Cowboys are astounded when people accuse them of being cruel to helpless little calves. Often, a calf that has been busted down will jump up and meet a cowboy coming down the rope and make him “root hog, or die” before he can be tied down. A calf that runs over the cowboy, kicks him, butts him, and tromps all over his ear is not necessarily trying to get away. The way every calf meanders away looking for his mama after he’s been untied, as if nothing happened, is proof that he has not been dealt with cruelly.
Animals in rodeo, from the little calves to the bulls, know when they have joined a contest and their competitive spirit grows with each rodeo. Cattle learn to race, duck, dive, and balk to bring their own strategy to the roping and bulldogging events. The bronc learns that a mean kick against a board, even a mean look, can loosen the resolve of the young man who has signed on to ride him. The animals generally use rougher, smarter strategy than only a kick or a look in order to remain unperturbed by man and his games. The men and women contestants are the ones who have to defend themselves against injury.
Judges score the broncs and bulls for the way they perform. The animals have nothing to lose, but if their hearts are not in the contest, their riders lose. The contest proves the worth of the stock and the people who make their living with it. Nobody wants an old bull that lies around the water hole all day and does not get out and rustle for cows and grass. Cowmen want bulls and horses that are game to the hardship of making a living in the open. One way of finding out and assuring that their livestock is worth a darn as producers is found in rodeo. That gameness, that being worth a darn, provides mankind’s best source of protein.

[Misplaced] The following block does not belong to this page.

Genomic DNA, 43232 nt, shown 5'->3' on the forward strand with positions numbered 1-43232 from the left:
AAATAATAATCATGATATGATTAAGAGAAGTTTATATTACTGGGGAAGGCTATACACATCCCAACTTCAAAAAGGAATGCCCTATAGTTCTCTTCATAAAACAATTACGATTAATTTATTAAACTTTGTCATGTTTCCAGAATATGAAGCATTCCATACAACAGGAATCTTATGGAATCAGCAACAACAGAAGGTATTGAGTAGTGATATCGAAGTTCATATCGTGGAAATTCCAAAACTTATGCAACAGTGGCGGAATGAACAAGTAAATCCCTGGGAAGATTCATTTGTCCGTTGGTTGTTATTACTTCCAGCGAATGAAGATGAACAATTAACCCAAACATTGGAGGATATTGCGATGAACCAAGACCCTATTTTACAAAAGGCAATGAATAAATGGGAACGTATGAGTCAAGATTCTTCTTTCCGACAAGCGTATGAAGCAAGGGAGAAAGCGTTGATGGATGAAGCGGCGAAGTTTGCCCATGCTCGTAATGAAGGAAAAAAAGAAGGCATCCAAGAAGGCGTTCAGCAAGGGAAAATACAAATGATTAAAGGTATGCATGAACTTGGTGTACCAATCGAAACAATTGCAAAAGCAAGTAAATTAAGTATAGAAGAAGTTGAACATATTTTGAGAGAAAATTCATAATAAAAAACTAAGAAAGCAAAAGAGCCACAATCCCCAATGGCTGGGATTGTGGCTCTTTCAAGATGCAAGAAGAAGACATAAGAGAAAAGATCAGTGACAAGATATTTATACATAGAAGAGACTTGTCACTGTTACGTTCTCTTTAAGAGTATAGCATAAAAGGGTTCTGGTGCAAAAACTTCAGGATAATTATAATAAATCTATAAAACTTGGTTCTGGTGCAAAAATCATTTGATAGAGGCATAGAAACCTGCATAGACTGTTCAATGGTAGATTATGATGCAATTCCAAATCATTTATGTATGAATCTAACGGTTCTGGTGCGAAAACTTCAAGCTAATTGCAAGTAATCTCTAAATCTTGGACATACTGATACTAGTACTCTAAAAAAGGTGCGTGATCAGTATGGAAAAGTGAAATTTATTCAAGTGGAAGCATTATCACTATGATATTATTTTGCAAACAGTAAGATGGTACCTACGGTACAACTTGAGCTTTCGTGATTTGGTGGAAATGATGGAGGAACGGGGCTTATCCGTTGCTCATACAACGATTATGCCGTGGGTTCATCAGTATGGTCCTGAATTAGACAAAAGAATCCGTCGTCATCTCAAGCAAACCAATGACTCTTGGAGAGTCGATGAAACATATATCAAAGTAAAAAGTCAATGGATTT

A cowboy does like to try his prowess and test his nerve and skill in rodeo. He is not trying to show that he dominates the
animals, but to test and build on his skill at the job. He has a good chance of being kicked and stomped by a big hind foot or losing a finger in a rope, or being dragged, fallen upon, butted, hooked by a horn, or driven head first into the ground at every rodeo he enters because the animals are good at hurting cowboys. His chances of being successful in rodeo do not improve except as his athletic ability and luck in the draw for his opponents improve. His chances to win increase not at all after he reaches his peak as an athlete, because the animals never get any gentler and are not contested after their abilities decline.
Rodeo is an exciting time for all Americans, not only for the people who make their living with cattle and horses. A rodeo time should enter lives in one way or another for us all. We should all have a time to get together and see to the worth of our stock, whatever it is. We deserve to have a time when we can climb up on the chute and speak out like the Mexican vaquero does:
Cargue el toro, caporal,
Abran paso coleadores,
Que ahora le toca el turno
A los mejores de los vaqueros.
Pues no basta ser ranchero,
Ni vaquero, ni aquellos otros nombres,
Sino hay que tener como ellos,
Bien fajados los calzones.
Which means, more or less:
Run in the livestock, then stand back and watch,
The best hands have asked for their animals.
Their worth is not that they are ranchers,
Or cowboys, or any of those names they call themselves,
But that they have hitched up their shorts
And girded their loins for the bull.
For more on J.P.S. Brown, see his website.